Noy emergency powers to be OK’d this month

Iris Gonzales (The Philippine Star) - November 13, 2014 - 12:00am

MANILA, Philippines - Congress is targeting to grant President Aquino emergency powers by the third or fourth week of this month to address next year’s power woes, the chairman of the House committee on energy said yesterday.

Oriental Mindoro Rep. Reynaldo Umali said this would give the Department of Energy (DOE) time to provide the guidelines for the so-called Interruptible Load Program (ILP).

“We are giving a deadline to prospective ILP participants to register by Dec. 1. To give time for the DOE to issue implementing rules, we need to pass it well ahead of time, maybe by third or fourth week of November,” Umali said.

The ILP option, wherein big power users will be asked to use their own generators to ease demand from the grid, is the primary measure Congress is eyeing to provide additional power capacity for the summer of 2015.

Umali said the option to lease new generator sets as proposed by Energy Secretary Carlos Jericho Petilla would cost the government P6 billion, which is why lawmakers are lukewarm to the proposal.

Congress is in recess and will resume session on Nov. 17.

The cost of compensating big electricity users for power they will provide under the ILP is estimated at P80 million. The amount is lower than the earlier estimates made by power distributor Manila Electric Co. (Meralco) at P200 million for ILP compensation.

Under ILP rules, compensation for ILP participants will be charged to consumers but may be subsidized by the government if Congress grants Aquino emergency powers to address next year’s power woes.

With the amount for ILP compensation lower than the cost of leasing generator sets, Umali said he is expecting less resistance from Congress, the business sector and power consumers to moves granting the President emergency powers.

“This is a Solomonic solution to the problem we are facing. We are going to stave off debilitating blackouts without burdening the consumers with high power cost,” Umali said, adding the emergency powers will also allow suspension of required permits for additional generating capacity that can be available by March 2015.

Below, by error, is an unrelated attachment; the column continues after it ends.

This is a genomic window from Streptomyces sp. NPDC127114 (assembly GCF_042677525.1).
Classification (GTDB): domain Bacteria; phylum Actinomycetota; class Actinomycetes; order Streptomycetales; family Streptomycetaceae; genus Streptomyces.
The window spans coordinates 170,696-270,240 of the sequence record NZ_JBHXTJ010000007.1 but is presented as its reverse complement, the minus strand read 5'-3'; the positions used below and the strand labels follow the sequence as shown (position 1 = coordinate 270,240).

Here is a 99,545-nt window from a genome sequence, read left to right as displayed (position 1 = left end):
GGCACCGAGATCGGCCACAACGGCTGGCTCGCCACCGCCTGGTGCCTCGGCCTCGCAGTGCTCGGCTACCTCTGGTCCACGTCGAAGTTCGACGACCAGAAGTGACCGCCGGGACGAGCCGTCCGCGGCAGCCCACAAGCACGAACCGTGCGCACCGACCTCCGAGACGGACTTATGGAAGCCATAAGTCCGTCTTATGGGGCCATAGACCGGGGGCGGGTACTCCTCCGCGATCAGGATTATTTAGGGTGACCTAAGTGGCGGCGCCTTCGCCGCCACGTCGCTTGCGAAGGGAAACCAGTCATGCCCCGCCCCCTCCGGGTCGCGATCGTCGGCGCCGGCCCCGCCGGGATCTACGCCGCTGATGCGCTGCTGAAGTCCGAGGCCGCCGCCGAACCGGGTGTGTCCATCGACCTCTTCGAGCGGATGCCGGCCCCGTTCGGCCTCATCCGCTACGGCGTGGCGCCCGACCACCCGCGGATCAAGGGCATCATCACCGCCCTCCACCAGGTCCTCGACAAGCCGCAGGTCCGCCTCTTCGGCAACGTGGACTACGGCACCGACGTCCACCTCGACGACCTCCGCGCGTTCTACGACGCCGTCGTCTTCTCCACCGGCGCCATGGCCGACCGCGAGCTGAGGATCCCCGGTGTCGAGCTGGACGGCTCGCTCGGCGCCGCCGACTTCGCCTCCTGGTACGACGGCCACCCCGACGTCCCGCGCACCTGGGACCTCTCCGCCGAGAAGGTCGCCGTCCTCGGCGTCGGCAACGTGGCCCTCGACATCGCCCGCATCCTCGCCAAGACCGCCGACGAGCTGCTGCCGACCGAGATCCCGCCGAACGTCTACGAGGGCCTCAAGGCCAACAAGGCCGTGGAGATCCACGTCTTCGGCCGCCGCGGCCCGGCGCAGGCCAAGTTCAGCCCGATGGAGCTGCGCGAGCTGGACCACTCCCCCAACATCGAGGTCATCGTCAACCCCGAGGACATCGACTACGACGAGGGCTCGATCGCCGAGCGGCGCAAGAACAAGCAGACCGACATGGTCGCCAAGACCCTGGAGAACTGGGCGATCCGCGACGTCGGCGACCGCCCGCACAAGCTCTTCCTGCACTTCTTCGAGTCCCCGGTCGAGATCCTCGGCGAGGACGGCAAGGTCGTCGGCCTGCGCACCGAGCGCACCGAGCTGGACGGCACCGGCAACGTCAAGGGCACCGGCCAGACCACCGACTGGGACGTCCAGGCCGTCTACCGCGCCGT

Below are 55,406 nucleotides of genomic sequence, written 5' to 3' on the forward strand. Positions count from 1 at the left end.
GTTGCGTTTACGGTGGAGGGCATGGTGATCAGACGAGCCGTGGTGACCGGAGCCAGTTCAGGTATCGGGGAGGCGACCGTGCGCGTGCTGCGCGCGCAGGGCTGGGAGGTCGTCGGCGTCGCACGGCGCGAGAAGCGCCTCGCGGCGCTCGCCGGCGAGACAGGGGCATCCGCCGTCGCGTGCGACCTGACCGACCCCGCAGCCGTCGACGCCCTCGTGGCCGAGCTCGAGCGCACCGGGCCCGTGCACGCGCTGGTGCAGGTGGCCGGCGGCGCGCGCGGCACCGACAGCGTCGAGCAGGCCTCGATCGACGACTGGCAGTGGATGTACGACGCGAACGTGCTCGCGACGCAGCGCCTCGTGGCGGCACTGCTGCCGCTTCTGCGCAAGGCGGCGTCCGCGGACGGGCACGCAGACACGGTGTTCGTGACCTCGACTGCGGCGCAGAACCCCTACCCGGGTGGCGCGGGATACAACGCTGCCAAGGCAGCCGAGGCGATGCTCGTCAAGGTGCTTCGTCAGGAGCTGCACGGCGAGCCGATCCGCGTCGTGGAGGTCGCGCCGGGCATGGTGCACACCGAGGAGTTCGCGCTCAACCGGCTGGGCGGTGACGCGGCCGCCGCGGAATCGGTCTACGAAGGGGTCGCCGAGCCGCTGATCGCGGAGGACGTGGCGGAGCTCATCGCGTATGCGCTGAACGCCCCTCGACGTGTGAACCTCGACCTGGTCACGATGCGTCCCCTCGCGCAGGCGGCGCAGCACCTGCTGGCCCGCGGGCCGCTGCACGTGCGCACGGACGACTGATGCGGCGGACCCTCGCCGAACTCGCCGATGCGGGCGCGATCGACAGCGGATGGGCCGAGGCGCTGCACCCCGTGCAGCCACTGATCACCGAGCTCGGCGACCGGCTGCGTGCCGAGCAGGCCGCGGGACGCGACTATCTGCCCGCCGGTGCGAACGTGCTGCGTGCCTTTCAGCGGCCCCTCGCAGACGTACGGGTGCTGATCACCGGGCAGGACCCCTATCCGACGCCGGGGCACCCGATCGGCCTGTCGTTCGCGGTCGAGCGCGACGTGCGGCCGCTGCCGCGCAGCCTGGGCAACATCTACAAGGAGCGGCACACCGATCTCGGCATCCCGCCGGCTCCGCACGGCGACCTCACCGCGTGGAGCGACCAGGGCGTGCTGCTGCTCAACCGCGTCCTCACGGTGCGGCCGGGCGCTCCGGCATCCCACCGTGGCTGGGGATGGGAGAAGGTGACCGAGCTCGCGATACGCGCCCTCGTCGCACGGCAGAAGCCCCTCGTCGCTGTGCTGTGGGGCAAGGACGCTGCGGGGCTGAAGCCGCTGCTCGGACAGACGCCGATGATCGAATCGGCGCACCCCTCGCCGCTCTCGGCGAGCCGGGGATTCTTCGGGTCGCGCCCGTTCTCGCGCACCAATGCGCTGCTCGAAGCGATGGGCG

With such savings, Umali expects all stakeholders to support the measure.

“The ILP will drastically cut government costs to augment the power shortage next year to only about P80 million, against the previously estimated P6 billion per 300-megawatt lease of generators,” Umali said.

However, the lawmaker said the success of the ILP program rests on Aquino’s getting special powers to immediately decree a law that will give tax breaks and other financial incentives to big power users enrolling under the ILP.

DOE or NGCP projections?

Meanwhile, the DOE and the National Grid Corp. of the Philippines (NGCP) continue to disagree on their projections of power shortage in Luzon next summer during a hearing at the House of Representatives.

Petilla attended the meeting of the technical working group (TWG) of the energy committee where he insisted on the DOE projections that shortfall was anywhere from 300 megawatts to as high as 1,800 MW.

The committee has been holding meetings of the TWG as well as public hearings on the proposed joint resolution granting emergency powers to the President to address the expected shortfall in 2015.

Petilla said the projections were based on Luzon’s experience in the summer of 2014, even as he cited new commitments of power supply that came in after July or when the public raised the need to grant Aquino emergency powers to allow him to contract additional generating capacity.

“I’d like to point out that we’re scraping the bottom of the barrel (of powers sources),” Petilla told the TWG meeting.

It was clear, however, to all those present that the shortage being referred to are for reserve power capacity. The DOE said while there is technically sufficient power this summer – when demand surges – the issue on reserves is crucial as plants are prone to breakdowns during the period while others are scheduled for maintenance shutdown.

Umali, however, pointed out that the NGCP, which operates the power grid, projected a much lower or even sufficient reserves.

The NGCP used the same data as the DOE but it did not include the projected forced outages brought about by maintenance shutdowns in its forecasts.

The NGCP said the forced outages can be taken care of by the 647 MW contingency reserves.

The lawmaker pointed out the DOE has yet to include the reduced demand for power under the ILP where large commercial and industrial establishments disconnect from the grid and use their own generators, as well as other energy-saving measures.

“When you look at the NGCP figures, everything looks rosy but outages are a fact of life,” Petilla responded as he pointed out that forced outages in the country totaled over 300 MW.

“Contingency reserves (647 MW) will not guarantee (power) so what we must have is dispatchable power,” he said, adding the panel should choose between the projections of the DOE or the NGCP. – With Paolo Romero

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